A while back, I coined the phrase “Disneyland Diversity”.
All too often people view cultural differences as what one would find at EPCOT. There, it is a celebration and it is fun to taste all the different Americanized ethnic foods and gawk at the variety of architecture.
But here is the real world, we have to deal with things like people who will not acknowledge the authority of a female police officer or refuse to be waited on by a female clerk. There is also the problems of child marriages (arranged as in “sold”), female genitalia mutilation (by the neighbor down the block), honor killings and tribal grudges.
At a certain point, people have to leave the old world behind and assimilate to western society……in that sense EPCOT should be the goal and for the most part that is what is happening….but in some places with some poeple that is not happening and we seriously need to consider alternatives for refugees who refuse to accept the basic values of their host country.
There is a reluctance on the part of pro-immigrant groups to discuss these problems – because in large because anti-immigrant forces tend to exaggerate the problems. Honesty all around would be best route to go.
I have a little story about that…. (could you expect no less?).
My wife managed an extremely diverse staff at the city. Two of her workers were the sweetest people you could ever meet – but they hated each other with a passion. When my wife complained about it one night, I detected something in the sound of their names.
“So where is XXX from?” I asked.
“China,” she said.
“And where is XXXXXX from?”
“Uh…….honey, I know you hate watching the news, but let me fill you in on the recent history of those two places.”
Having been filled in on the history of genocide in Tibet, my wife instructed both women to leave old world stuff in the old world – but she rearranged their desks and seated them away from each other.
Your wife is a smart woman! And I love your point about immigration, as that’s also my pet peeve about the current hysteria. On the one hand, our country has always been about welcoming immigrants, and that’s been a good thing for us all. On the other hand, bringing in large groups of people whose cultures are so different from ours (especially when they include practices that I firmly believe are immoral and sexist) does create problems, at least in the short-run. Assimilation takes time, and doesn’t always happen. As you say, a lot more honesty on both sides would really help. And so would toning down the rhetoric as we look for viable solutions.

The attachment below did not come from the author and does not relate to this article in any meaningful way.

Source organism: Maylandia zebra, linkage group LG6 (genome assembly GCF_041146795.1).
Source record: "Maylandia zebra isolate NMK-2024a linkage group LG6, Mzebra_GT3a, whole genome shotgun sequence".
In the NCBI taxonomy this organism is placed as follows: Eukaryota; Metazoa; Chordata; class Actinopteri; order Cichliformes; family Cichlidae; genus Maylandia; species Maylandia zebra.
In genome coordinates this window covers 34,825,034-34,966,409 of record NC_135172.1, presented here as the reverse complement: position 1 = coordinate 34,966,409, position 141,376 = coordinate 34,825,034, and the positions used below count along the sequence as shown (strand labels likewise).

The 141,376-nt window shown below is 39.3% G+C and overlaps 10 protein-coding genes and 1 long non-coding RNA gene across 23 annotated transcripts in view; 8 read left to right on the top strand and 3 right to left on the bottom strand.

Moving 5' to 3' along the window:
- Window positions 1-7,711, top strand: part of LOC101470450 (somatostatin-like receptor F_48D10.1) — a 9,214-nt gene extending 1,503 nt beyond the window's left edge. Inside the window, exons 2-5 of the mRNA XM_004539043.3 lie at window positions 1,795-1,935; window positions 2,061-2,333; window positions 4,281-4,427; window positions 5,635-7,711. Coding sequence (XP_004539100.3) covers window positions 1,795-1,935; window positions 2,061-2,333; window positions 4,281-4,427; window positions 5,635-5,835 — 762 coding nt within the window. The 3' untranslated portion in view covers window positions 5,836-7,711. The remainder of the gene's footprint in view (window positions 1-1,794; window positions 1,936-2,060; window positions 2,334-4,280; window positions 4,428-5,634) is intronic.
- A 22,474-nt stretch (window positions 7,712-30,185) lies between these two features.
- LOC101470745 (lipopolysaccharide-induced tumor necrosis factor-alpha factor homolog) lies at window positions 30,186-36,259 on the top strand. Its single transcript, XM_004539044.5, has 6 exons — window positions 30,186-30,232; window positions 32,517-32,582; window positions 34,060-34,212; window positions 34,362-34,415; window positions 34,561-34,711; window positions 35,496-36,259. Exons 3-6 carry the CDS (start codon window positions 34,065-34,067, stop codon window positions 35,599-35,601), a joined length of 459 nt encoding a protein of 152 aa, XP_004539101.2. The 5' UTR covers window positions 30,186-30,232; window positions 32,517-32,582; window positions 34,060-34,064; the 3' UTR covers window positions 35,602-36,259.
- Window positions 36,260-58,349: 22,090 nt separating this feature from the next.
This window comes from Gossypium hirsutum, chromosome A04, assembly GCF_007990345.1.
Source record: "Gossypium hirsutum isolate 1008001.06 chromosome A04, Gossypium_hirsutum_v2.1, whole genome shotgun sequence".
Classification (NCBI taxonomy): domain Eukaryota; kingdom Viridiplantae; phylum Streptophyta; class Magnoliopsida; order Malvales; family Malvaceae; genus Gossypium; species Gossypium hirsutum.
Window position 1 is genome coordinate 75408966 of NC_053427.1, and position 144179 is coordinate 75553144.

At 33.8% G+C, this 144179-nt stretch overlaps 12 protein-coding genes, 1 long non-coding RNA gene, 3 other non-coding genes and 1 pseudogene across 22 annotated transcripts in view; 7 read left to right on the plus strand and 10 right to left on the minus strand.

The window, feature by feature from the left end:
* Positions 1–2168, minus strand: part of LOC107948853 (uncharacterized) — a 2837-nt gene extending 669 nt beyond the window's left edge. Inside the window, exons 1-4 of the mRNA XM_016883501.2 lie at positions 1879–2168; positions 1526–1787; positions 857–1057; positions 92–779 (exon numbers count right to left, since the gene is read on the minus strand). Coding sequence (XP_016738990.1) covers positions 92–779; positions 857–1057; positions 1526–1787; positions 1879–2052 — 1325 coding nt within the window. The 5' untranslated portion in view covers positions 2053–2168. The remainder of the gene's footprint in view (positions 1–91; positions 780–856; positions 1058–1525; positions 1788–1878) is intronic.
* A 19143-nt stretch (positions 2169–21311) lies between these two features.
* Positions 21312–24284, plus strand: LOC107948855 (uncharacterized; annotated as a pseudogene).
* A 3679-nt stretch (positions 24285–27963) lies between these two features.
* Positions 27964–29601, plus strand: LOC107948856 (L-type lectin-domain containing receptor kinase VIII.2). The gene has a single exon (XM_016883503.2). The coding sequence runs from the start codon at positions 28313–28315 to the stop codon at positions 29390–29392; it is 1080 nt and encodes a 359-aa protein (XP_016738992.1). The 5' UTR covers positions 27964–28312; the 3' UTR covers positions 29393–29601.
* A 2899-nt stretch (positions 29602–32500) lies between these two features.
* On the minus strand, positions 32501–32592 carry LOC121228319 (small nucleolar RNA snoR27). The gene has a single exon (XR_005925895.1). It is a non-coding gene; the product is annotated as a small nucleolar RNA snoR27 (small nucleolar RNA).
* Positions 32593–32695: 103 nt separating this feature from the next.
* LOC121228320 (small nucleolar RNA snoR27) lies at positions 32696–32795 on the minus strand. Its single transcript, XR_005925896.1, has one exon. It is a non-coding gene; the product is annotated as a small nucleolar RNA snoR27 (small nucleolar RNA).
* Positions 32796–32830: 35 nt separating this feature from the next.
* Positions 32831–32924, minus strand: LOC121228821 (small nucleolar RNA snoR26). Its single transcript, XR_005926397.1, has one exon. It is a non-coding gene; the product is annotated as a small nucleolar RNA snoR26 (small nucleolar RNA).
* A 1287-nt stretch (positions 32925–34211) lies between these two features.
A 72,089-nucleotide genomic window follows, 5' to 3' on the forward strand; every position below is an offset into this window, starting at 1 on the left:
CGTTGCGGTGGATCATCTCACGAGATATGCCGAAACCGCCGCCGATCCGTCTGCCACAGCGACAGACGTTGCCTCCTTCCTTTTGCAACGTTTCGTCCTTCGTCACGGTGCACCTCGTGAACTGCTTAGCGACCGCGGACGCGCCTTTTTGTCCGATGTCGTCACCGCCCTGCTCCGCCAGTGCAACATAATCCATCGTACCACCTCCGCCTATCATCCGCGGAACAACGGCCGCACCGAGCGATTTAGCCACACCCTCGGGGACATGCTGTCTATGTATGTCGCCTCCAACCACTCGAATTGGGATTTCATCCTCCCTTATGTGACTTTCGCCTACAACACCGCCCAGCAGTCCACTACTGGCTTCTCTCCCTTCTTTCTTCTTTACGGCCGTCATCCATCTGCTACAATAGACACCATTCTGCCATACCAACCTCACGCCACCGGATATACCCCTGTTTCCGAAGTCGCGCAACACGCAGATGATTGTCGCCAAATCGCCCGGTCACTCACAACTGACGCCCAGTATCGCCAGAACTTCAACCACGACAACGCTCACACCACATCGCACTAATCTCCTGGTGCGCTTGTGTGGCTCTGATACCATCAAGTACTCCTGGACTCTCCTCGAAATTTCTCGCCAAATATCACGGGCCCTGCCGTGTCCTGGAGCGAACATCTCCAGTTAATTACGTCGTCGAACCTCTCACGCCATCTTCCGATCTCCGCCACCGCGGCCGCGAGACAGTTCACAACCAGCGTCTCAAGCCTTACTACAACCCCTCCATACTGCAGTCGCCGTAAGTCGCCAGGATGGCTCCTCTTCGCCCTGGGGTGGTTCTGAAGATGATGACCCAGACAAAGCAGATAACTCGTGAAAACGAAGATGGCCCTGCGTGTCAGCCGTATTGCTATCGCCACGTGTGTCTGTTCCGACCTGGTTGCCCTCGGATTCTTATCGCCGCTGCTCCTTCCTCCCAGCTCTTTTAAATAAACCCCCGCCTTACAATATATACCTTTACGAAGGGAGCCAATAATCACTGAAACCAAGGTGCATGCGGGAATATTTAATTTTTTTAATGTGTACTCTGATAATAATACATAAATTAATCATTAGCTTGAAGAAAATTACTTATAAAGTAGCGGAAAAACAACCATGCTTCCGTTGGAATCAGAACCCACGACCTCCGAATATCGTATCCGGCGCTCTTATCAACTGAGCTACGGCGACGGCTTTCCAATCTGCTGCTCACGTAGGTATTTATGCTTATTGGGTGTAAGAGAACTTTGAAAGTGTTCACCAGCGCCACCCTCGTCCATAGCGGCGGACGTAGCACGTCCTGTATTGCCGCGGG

I like what the Dutch used to do. They asked all applicants for immigration and refuge to read and sign a statement that speaks to what the norms are in Holland. It alerts the applicant that they will see men and women holding hands and kissing. They might find themselves with a woman boss. They will see people dressed provocatively. They will hear profanity and will experience things they might find offensive – and while they have a right to speak their mind, they do not have the right to interfere with anyone else’s rights.
Most people do not have a problem with this – others do and they may want to explore alternative cultures.
The problem for the Dutch is that the EU does not ask for this courtesy.
That actually makes a lot of sense!
Yeah, but next time I going with them.
“For them diversity is people who look different but think the same.”
Perhaps the problem in the world today. That and opera.
Now, now, Dan. Most people do not realize what an effective law enforcement tool that opera is. On Saturday nights after bar closing in the Minneapolis warehouse district, the MPD had a difficult time clearing the area. People would mill around and get in fights, you know how it goes….until someone, who shall remain nameless, suggest that they use sound trucks to blare opera throughout the district….. It works like bug-repellent on the millennials. Problem solved.
Ha – now that’s a good use of opera !
We first used it against skateboarders in an upscale shopping area. By and large, skateboard kids tend to be okay, though a bit rowdy and they scare the old ladies with their kamikaze moves. We didn’t want to roust the kids because that would just amplify the problem – so we piped in classical music. The upscale shoppers loved it and the music drove the skateboarders far, far away.
Classical music would remind me of the cartoons I grew up watching. It might make me more of a daredevil. Opera, on the other hand, would send me home.
I feel like this blog might be too high rent now. Opera. Hmmm. Not sure they allow that in the south.